Spring. Renewal. Rebirth. Fresh. Clean. Green. Chirping birds. Tulips. Blossoms. Sunshine… and only a little bit of rain. Those are my thoughts this morning as I share this recipe for my Minty Pea Farro Spring Salad with all of you.
Even though the month of April is half over already, the weather in Montreal has not been very spring-like! We were still experiencing those “wet flurries” here, up until just a few days ago. Seems like the snow is finally over, though, as the weather this weekend has truly been beautiful so far. I decided to make this Minty Pea Farro Spring Salad to celebrate these rising temperatures, and to shout out a big “Welcome!” to spring. (And incidentally, welcoming spring happens to be today’s Sunday Supper theme.)
The first thing you’ll probably notice about this Minty Pea Farro Spring Salad recipe is the use of farro (pronounced FAHR-oh). Once you get close and personal with this grain, you will quickly realize that it is extremely versatile: it can play a part in your breakfast bowls, in soups (I’m sure you’ve all heard of the infamous Tuscan Farro and Bean Soup), or in a risotto-style dish. Today, I’ll be using farro in this salad.
Farro is a hulled wheat grain and it is extremely popular in Northern Italy. It has its roots in Ancient Egypt and as a result it is often referred to as an ancient grain. Ancient only because it dates back to at least 10000 years ago. This particular strain goes by the name of emmer wheat, but in my circles it is referred to as farro. For those of you that are interested in the details of this grain, I would invite you to consult this definition.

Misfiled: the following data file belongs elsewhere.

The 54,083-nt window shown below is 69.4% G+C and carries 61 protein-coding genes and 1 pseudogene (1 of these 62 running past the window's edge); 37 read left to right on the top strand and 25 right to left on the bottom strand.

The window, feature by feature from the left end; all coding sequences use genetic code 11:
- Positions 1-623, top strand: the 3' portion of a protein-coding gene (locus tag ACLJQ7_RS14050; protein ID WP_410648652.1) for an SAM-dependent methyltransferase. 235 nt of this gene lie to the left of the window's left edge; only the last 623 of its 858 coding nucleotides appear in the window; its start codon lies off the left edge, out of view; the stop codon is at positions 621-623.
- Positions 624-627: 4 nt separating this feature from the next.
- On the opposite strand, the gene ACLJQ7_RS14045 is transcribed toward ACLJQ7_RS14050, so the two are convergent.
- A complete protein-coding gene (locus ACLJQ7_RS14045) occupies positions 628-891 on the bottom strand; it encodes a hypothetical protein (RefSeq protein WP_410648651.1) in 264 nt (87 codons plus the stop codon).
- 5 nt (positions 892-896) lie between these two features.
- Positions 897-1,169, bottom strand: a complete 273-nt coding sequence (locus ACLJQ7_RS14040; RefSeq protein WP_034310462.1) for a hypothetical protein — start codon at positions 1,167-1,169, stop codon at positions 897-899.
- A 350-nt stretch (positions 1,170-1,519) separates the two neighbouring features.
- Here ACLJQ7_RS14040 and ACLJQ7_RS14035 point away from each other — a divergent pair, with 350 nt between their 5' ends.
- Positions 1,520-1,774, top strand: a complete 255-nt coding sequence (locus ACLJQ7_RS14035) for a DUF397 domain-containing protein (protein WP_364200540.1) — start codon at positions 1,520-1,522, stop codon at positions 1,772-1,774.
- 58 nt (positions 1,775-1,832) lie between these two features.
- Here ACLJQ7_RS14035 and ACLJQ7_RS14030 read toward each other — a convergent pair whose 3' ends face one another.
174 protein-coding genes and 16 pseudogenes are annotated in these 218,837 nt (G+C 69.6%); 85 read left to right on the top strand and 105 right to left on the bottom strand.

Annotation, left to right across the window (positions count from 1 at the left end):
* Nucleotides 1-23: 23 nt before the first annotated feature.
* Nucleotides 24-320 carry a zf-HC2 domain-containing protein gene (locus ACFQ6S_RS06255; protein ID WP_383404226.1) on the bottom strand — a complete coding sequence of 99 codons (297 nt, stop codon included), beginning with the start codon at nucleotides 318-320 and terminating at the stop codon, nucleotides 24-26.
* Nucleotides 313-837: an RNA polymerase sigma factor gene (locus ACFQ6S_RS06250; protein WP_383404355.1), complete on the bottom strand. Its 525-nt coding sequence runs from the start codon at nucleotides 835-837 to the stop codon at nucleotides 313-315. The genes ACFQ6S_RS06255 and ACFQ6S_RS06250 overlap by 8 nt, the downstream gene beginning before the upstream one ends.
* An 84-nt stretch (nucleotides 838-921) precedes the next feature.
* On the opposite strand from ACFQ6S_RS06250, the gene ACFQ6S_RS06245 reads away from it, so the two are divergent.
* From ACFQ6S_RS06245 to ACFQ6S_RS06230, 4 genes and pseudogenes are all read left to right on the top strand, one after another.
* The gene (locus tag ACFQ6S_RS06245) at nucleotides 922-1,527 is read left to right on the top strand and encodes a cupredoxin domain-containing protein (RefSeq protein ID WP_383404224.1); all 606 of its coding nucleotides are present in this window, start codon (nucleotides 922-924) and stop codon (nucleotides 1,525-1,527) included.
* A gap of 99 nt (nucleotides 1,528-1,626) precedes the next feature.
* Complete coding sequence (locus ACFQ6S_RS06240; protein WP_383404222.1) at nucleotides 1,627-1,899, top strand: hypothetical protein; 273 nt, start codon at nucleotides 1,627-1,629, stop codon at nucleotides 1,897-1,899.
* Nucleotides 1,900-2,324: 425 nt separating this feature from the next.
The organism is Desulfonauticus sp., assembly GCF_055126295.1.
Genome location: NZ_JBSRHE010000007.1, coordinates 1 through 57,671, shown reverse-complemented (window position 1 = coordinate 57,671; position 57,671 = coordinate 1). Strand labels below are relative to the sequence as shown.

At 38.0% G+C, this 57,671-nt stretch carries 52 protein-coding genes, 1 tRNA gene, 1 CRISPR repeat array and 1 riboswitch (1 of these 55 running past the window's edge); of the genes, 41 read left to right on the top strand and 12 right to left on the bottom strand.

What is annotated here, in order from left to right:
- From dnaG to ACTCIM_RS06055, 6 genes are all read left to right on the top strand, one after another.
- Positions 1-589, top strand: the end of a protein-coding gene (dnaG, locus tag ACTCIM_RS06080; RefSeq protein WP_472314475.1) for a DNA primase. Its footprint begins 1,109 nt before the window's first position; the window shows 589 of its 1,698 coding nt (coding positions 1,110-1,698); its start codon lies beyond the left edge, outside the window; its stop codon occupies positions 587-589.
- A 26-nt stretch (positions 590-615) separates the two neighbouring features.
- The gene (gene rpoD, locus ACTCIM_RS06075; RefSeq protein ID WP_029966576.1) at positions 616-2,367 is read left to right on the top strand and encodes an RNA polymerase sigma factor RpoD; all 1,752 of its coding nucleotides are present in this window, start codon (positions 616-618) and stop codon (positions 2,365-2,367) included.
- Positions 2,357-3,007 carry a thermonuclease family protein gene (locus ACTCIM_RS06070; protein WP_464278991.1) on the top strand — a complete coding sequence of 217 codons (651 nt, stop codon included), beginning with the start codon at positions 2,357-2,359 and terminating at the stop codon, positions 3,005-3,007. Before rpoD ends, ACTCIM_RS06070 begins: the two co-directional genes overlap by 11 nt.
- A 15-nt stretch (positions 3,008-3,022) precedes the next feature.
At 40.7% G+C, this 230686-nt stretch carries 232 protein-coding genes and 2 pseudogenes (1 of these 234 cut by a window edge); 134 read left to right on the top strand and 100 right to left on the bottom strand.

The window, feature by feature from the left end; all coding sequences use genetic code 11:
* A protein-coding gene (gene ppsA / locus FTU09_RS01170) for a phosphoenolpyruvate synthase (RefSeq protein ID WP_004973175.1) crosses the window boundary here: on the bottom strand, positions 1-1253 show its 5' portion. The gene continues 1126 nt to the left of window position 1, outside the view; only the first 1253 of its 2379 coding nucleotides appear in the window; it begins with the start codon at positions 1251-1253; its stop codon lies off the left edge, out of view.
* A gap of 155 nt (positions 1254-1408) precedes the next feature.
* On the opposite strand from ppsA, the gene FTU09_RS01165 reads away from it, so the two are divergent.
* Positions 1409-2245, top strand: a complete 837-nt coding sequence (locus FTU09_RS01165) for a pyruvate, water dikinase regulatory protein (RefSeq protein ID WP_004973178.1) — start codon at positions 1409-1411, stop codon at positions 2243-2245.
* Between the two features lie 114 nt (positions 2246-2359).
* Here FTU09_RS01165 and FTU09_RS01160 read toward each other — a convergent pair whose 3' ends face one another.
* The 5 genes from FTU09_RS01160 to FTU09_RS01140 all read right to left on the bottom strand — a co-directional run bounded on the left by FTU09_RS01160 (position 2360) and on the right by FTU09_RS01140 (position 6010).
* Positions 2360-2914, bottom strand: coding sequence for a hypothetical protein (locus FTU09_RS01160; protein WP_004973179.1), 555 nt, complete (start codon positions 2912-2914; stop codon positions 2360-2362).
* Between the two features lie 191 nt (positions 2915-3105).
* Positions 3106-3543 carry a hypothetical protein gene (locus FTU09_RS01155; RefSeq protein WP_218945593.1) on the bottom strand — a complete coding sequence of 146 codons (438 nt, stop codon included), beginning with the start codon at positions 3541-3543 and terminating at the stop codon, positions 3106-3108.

When purchasing farro, you have a couple of choices:
Whole grain farro: The germ and the bran of the whole grain are intact, as a result, the grains need an overnight soak just to soften up the grain. It can take up to 60 minutes to cook. On the plus side, this will result in a higher fiber, protein and iron content when compared to either the pearled or semi-pearled.
Semi-pearled farro: Only part of the bran is removed and as a result will cook faster when compared to the whole grain (30-40 minutes). No soaking is required.
Pearled farro: The germ and the bran are completely removed and will result in the quickest cooking time (20-30 minutes). Once again, no soaking is required, but as was mentioned, the trade-off is the nutritional benefits of the farro.
If you’ve ever had farro, you know that it has a very distinctive nutty flavor and a texture which is similar to barley, but with a little bit more of a chew. I have chosen to combine this nutty flavored grain with crunchy peas and refreshing mint, two other foods that just scream out spring. You might have noticed I also sneaked in some asparagus, just because I love asparagus 🙂 This recipe for Minty Pea Farro Spring Salad comes together very easily once the farro is cooked.
Origins of the recipe for Minty Pea Farro Spring Salad:
When eating out in restaurants, I will always order farro when it’s on the menu. But truth be told, I had never made it at home. Not really sure why that was… perhaps the preconceived idea that it was a tricky grain to cook properly, until I learned from an expert…
A few years ago, my family and I were visiting my cousin Tina, who lives in the beautiful city of Arezzo in Tuscany. It was then that Tina showed me how to make farro, and then that I realized how quickly a salad like this could come together! I absolutely fell in love with all of the history and the character of Arezzo, by the way, and I will be forever grateful to my cousin for showing me how easy and truly versatile this wonderful grain can be. Thanks Tina!